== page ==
Thursday, 28 April 2011

DIY Steadicam final design

EXTREEEMLY STEADY TOM CAM 5 TO THE 25th

HOW STEADY IS STEADY? TURBO STEADY TECHNOLOGY KICKS YOU IN THE FACE WITH STEADINESS, EXTREEEM STEADY. STEADIER THAN A BOMB DISPOSAL EXPERT PLAYING OPERATION AGAINST A BRAIN SURGEON 
So after some trials with my DIY Steadicam I’m now confident it’s finished, for now.
I had to make a few modifications after each test to resolve new problems that emerged each time. 
One thing i was previously unhappy was the attachment between the universal joint and the threaded bar. After Santa gave me some new metal drill bits i was able to drill through the universal joint and bar to bolt them together, this has stopped the slip that was occurring due to it only being glued. I will be looking for a Universal joint to replace the one i am currently using however as it just doesn’t feel very sturdy. Picture bellow showing universal joint and bolts holding the steadicam together
After the first test shoot it became apparent the rig was too flexible which created bounce in the video so i went about stiffening the whole design. The join between the bracket and the bike mount part was originally two rivets side by side but this allowed movement so i added a third larger rivet bellow the previous two to stiffen the join. The steadicam suffers a lot less from bounce here now.
another problem creating bounce was the fact that the camera was attached to the main body of the steadicam by only one bolt mounted quite far forward, this created a spring like movement on the camera so i added another bracket and bolted it to the back of the adjustable plate to remove any movement arising from the join to the main body. Much of the DIY process has been learning as I go.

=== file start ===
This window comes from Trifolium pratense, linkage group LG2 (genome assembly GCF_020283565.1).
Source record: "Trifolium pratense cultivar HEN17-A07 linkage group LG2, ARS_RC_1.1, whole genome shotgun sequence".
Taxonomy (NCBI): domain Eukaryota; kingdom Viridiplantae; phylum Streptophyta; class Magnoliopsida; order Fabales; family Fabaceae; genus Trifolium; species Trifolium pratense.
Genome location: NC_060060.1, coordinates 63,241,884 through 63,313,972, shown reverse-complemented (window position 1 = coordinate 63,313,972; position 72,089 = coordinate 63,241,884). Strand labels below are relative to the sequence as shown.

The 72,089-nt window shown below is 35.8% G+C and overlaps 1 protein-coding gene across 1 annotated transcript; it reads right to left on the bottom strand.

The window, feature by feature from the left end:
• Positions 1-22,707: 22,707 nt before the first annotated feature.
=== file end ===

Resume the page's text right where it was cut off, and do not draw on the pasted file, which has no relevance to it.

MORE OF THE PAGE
the two brackets didnt quite meet up so i had to drill new holes for the 4 bolts holding the two brackets together.
another addition i added previously was a slip ring that controls pan. I also replaced the handle with one length of pvc pipe, the previous handle made from a table top tripod kept slipping in its join and off balancing the steadicam.
Detail of the Adjustment mechanism, it had to perform 2 functions, move with millimetre precision and lock firm in place, as it stands it is for-filling both roles
The Aluminium frame is made from the rest of the tri pod i took the baseplate from. I removed the legs and cut them to size, cut joints into them and riveted them for strength.
All the areas which are attached to threaded rod have locking washers on to minimize any movement ruining footage.
The weighting system involves long threaded bar so the weights can be moved up and down for fine tuning and also a heavy weight with a large centre hole enabling it to be weighted to either side to counter tilt on the camera
The camera screws directly to the base plate so it cant be easily removed, the plate must be moved right over to allow access which means the steadicam must be re balanced each time a camera is moved. This is a problem i hope to overcome in the future.
Quite a challenging part of the build was machining out the runners for the adjustable mount, i went through 4 grinding disks on my dremel doing this!

9 comments:

  1. I know the weight is important to the performance of a steady cam unit: How heavy is the entire unit?

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  2. looks kinda ugly, so it should do the trick rite :D

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  3. I think I'm going to pass this along to a couple of my photographer friends. I don't even own a camera on my phone, much less a high powered camera in which to facilitate the need to have one of these.

    By the way, I liked your steadiness saying. I would like to see a bomb squad diffuser play operation against a brain surgeon. That would be the coolest.

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  4. I don't think it looks that bad .. it's fine and pretty useful

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  5. Nice rig. I'm gonna need to build one soon i think.

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